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Make that gallery to go

The 'Ashes and Snow' exhibition's art may be lasting, but its structure at Santa Monica Pier isn't. After all, this is the Nomadic Museum.

November 25, 2005|Diane Haithman | Times Staff Writer

ALONG with sand and shining blue water at the Santa Monica Pier, now comes the strange vision of huge walls of stacked shipping containers, staggered like so many Lego blocks to let in squares of light, and all in a parking lot usually frequented by beachgoers.

Perhaps the containers are for shipping, one thinks. After all, this is the Pacific Ocean.

The reddish-colored behemoths, however, are not here for sea transport but to make up the walls of a portable gallery, the Nomadic Museum.

The temporary structure designed by Japanese architect Shigeru Ban will house "Ashes and Snow," an exhibition of photographs and other works by Gregory Colbert that will go on display in the space Jan. 14 through May 14.

The construction is adjacent to the pier in the same parking lot where the familiar yellow and blue Big Top tent takes up residence for occasional engagements for Cirque du Soleil.

For The Record
Los Angeles Times Thursday December 01, 2005 Home Edition Main News Part A Page 2 National Desk 1 inches; 68 words Type of Material: Correction
Nomadic Museum -- An article in Friday's Calendar section about the Nomadic Museum said children younger than 12 would be admitted free. Children 6 and younger will be admitted free. The article also said there would be seating for 800 to view the "Ashes and Snow" film in the museum. Although the viewing area will accommodate up to 800 people, there will be only about 100 seats provided.

But in its unfinished state, the thing is more of a Cirque du "Say what?"

On the day before Thanksgiving, yellow forklift trucks driven by men in white hardhats were busy transporting still more shipping containers across the parking lot from a holding area nearby, dodging cars and bicycles as well as foot traffic headed for the sand.

As described in its catalog, "Ashes and Snow" is the artist's "lifelong ongoing project that weaves together more than one hundred photographic artworks, a film, art installations, and a novel in letters."

The works, the catalog says, represent "a patient exploration of animals in their natural habitat as they interact with human beings" observed by Colbert during more than 30 expeditions to India, Egypt, Sri Lanka, Africa and other locations.

According to publicist Charles Windisch-Graetz, tickets to the Santa Monica show will cost $15, with free admission for children younger than 12.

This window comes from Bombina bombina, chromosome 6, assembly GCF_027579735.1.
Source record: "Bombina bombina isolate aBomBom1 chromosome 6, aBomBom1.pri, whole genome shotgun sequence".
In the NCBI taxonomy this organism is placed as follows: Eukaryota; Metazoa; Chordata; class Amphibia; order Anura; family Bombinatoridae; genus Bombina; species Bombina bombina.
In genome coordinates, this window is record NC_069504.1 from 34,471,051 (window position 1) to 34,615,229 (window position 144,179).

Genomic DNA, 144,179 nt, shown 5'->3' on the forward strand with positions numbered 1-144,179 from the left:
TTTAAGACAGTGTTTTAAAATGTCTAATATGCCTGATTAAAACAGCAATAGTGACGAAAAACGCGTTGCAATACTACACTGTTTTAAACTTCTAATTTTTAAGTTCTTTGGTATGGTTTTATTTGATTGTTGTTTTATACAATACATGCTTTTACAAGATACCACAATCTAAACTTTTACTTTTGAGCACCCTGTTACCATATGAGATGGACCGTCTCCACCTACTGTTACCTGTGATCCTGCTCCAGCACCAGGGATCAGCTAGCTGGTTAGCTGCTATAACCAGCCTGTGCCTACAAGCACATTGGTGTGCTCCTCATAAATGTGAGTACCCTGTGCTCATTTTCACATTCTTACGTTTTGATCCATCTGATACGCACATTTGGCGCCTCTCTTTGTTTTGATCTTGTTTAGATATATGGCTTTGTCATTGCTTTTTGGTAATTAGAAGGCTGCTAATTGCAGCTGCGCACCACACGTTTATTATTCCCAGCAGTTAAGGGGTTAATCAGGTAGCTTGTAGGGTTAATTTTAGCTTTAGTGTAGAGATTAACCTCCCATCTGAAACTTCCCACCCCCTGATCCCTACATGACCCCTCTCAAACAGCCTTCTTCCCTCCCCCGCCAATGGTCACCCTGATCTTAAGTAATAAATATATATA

A spokesman for the project says the artist plans for the exhibition, along with the Nomadic Museum, to tour the United States, South America, Asia and Europe for 10 years.

The traveling exhibition is organized by a company founded by artist Colbert, Flying Elephant Productions. Its president is environmentalist Paul Hawken, co-founder of the Smith & Hawken garden store chain and Erewhon natural foods markets. The tour is funded by the artist and a contribution from Rolex Institute, the philanthropic arm of Rolex SA.

Although the rest of the elements have not been put up, when completed, Ban's Nomadic Museum -- the architect's largest project in the United States -- will be topped by a gabled roof and will use recyclable items, including paper tubes, white stones and salvaged wooden planks, as building materials.

It is to include a movie screen and seating for about 800 people to view the one-hour "Ashes and Snow" film, narrated by actor Laurence Fishburne.

"Ashes and Snow" opened at the Arsenale in Venice in 2002. Its first exhibition in the Nomadic Museum opened in March in New York City on the Hudson River Park's Pier 54. According to Windisch-Graetz, more than 300,000 people attended the New York exhibition.

The 56,000-square-foot structure is being re-created in Santa Monica, but with a different configuration than in New York. The same will be true in subsequent locations, where the main elements will be rearranged to fit the contours of the space.

Some construction elements, such as the paper tubes, travel with the structure, but about 80% of the approximately 150 shipping crates used are borrowed at the location.

However it's arranged, the Nomadic Museum is big. And from the pier, perhaps the best view of the project is available through the windows of Bubba Gump Shrimp Co.

Server Sean Shea-Clark, who has watched the crate-stacks going up during his shifts, thought it was "cool" that they were turning into walls for a temporary museum.

As Forrest Gump might say, life is like a bunch of shipping containers; you never know how they're going to stack up.

But on a recent visit to the restaurant, most lunch patrons seemed to be studiously ignoring the work going on down below. Restaurant manager Dan Flannelly said that most customers were more focused on shrimp than architecture.

"Nobody has really asked about it," he said, almost apologetically. "They're hungry."

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